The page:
Bioversity International: research for development in agricultural and tree biodiversity

Realizing farmers’ rights through community biodiversity management

26 Sep 2016

A community-based approach to the management of agricultural biodiversity, including supporting community seedbanks, can empower and benefit smallholder farmers and farming communities economically, environmentally and socially. This approach makes implementing farmers’ rights at national level both practical and effective contributing to food and seed security, sustainable livelihoods and resilience. 

The importance of farmers’ rights is recognized in Article 9 of the International Treaty on Plant Genetic Resources for Food and Agriculture (Plant Treaty) that states “the enormous contribution that the local and indigenous communities and farmers of all regions of the world, have made and will continue to make for the conservation and development of plant genetic resources which constitute the basis of food and agriculture production throughout the world”.

In response to the request of the Plant Treaty Secretariat to gather “information at national, regional and global levels for exchanging views, experiences and best practices on the implementation of Farmers’ Rights”, Bioversity International has prepared two briefs on Realizing farmers’ rights through community-based agricultural biodiversity management  and Supporting community seedbanks to realize farmers’ rights. The briefs will be presented at the Global Consultation on Farmers’ Rights, Indonesia, 27-30 September 2016. 

Article 9 of the Plant Treaty gives, as examples, four farmers’ rights: the protection of farmers’ traditional knowledge; benefit-sharing; participation in decision-making; and the rights of farmers to save, sell and exchange seed. 

Bioversity International’s research provides evidence that farmers’ rights can be effectively implemented through a community-based approach that is responsive to local conditions and builds on traditional knowledge and practices of farming communities. Such approach can be supported through research on: identifying and rewarding custodian farmers, encouraging farmer research groups (e.g. farmer biodiversity schools), establishing and supporting community seedbanks, promoting neglected and underutilized native crops and species, promoting nutritional value of crop diversity, using crop diversity for pest and disease management, supporting farmer seed producer- and marketing enterprises, organizing seed and food diversity fairs and festivals, and strengthening smallholder seed systems through the development and implementation of policy and legal measures.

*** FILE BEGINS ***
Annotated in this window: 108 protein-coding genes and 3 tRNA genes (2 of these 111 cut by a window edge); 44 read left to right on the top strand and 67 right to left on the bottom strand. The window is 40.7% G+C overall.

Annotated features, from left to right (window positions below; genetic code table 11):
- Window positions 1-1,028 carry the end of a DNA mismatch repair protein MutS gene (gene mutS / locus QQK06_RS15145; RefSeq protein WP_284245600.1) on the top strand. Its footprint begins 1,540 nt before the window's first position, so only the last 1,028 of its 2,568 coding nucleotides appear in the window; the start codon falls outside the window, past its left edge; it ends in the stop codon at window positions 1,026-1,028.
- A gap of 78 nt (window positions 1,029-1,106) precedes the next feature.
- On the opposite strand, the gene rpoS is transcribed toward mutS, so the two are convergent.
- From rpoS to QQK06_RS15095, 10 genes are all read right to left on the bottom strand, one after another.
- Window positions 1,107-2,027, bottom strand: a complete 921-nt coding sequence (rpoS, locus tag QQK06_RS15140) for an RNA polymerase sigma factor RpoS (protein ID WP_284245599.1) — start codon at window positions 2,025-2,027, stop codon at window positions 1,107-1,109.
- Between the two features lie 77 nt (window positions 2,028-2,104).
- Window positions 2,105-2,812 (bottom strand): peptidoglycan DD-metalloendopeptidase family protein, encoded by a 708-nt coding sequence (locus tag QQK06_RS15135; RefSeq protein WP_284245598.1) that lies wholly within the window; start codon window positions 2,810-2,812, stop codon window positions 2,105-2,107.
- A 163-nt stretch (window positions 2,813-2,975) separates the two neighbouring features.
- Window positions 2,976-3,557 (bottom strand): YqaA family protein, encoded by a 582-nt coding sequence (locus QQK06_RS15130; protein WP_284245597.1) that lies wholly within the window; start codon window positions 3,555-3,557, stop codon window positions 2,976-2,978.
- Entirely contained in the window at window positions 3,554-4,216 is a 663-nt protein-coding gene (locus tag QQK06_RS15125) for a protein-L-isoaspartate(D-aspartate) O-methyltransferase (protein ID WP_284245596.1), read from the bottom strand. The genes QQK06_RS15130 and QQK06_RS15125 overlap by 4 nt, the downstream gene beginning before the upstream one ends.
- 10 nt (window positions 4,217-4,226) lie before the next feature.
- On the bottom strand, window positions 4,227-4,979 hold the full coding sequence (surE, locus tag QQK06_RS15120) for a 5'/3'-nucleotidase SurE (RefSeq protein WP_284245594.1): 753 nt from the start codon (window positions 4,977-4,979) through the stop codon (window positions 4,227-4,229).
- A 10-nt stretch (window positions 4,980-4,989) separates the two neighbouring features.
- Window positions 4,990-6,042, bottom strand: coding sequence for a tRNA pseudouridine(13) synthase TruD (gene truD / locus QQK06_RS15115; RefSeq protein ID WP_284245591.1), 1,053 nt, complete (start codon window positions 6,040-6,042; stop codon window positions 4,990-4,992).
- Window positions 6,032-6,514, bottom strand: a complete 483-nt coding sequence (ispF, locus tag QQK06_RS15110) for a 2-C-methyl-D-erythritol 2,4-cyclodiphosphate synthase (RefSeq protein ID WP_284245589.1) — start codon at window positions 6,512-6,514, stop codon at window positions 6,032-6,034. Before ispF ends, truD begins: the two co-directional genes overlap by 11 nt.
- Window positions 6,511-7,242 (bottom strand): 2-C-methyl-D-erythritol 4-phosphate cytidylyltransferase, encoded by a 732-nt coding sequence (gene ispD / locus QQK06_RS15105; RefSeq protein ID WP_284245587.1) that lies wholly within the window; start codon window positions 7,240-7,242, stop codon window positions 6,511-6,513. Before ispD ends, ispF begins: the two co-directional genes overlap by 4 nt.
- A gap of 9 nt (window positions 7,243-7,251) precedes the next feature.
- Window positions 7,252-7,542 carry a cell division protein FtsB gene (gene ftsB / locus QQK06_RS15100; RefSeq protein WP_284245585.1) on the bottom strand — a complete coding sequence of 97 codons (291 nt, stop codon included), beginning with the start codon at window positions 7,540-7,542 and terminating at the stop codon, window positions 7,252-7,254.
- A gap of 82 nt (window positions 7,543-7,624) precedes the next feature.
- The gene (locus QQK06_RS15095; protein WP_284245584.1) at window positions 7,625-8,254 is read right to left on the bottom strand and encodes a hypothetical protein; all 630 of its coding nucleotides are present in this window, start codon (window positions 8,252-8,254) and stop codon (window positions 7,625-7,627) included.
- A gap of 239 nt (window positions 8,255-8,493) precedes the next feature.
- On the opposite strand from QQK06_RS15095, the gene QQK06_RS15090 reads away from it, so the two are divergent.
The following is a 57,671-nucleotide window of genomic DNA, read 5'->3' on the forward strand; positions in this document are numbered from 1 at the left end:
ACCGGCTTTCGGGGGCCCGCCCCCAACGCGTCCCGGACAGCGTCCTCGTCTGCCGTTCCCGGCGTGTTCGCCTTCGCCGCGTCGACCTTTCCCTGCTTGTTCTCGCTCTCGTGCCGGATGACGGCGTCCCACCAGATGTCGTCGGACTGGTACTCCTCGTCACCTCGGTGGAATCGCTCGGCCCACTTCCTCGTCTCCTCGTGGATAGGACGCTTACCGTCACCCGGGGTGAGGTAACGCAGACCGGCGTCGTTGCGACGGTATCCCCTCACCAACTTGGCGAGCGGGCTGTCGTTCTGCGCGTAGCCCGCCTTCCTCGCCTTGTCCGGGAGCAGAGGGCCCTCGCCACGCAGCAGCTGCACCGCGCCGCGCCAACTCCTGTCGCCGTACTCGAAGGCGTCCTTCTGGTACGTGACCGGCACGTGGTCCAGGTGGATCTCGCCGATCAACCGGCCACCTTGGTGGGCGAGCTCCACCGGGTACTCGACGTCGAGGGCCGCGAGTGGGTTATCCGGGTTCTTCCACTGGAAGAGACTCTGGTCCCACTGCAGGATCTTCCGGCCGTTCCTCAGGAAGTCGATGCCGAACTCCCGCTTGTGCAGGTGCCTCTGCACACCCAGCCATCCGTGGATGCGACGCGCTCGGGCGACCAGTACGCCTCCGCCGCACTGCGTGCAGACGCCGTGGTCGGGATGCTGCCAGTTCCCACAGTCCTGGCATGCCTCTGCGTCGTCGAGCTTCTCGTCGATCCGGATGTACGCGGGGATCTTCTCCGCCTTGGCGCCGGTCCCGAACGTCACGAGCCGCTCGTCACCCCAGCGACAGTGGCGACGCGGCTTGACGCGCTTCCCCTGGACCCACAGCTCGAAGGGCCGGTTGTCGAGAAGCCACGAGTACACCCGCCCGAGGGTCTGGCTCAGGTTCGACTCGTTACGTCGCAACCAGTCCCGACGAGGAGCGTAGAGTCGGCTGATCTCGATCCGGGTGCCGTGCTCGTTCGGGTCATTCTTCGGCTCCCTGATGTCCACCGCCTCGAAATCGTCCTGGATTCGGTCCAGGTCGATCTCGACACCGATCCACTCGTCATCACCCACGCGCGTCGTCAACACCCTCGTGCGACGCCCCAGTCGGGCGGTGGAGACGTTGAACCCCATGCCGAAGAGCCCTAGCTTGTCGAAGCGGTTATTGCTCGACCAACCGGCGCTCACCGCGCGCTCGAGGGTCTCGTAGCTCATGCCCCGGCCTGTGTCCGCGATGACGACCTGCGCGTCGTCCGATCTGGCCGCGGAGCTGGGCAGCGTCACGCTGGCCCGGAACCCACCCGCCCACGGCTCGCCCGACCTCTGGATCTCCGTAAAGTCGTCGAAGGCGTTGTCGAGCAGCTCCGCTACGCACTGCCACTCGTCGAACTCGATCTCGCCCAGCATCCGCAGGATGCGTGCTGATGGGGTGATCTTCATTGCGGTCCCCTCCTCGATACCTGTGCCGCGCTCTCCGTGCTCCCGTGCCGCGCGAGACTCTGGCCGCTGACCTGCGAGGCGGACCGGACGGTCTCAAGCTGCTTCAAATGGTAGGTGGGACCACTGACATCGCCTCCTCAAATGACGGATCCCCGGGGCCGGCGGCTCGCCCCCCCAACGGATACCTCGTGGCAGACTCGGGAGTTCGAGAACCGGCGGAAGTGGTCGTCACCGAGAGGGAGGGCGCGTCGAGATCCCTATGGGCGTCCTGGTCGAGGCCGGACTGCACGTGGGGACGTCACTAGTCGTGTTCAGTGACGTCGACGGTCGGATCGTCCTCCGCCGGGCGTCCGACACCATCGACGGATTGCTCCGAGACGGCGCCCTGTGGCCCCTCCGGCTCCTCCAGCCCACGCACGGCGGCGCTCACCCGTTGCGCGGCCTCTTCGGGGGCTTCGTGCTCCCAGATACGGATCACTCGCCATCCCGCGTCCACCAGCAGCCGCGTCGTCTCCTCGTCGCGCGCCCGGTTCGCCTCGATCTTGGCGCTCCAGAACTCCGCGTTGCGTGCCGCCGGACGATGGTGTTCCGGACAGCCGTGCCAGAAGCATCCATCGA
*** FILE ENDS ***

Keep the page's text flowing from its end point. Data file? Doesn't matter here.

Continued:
Strengthening and supporting women and men smallholder farmers and their communities to manage agricultural biodiversity effectively promotes food and seed security, sustainable livelihoods and resilience. 

The consultation in Indonesia will address why farmers' rights matter, explore different challenges for their realizations and identify possible ways of further strengthening the realization of Farmers' Rights. 

Bioversity International scientist Ronnie Vernooy will present on “Community seed banks around the world – preconditions for their success” in a session on “Possible ways forward”. The event will also see the participation of two of our partners in Bolivia and Nepal who will present their experiences in supporting farmers’ rights. 

Ximena Cadima, from Fundación PROINPA, Bolivia will present work that PROINPA has carried out on defining and identifying farmers who are good producers of native and traditional seed varieties and putting into place incentives for these farmers to continue operating. PROINPA is exploring alternative registration and certification mechanisms that rely on the characteristics of the producers, the production mode or the geographical provenance of the seed, instead of on the seed characteristics exclusively, as classic systems do.  

Deepa Shresta, from the Nepal Agricultural Research Council, has been leading a study on limitations and possible incentives for different actors in the seed value chain to increase the varietal and genetic diversity useful for farmers.

Download the briefs:

 Look at Vernooy's presentation on “Community seed banks around the world – preconditions for their success”

Photo: Farming communities attending rewards (in-kind and social recognition) handover ceremony for successful conservation of rare quinoa varieties. Huataquita, Puno Region, Peru. Credit: Bioversity International/A.Drucker

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This research is supported by CGIAR Fund Donors 

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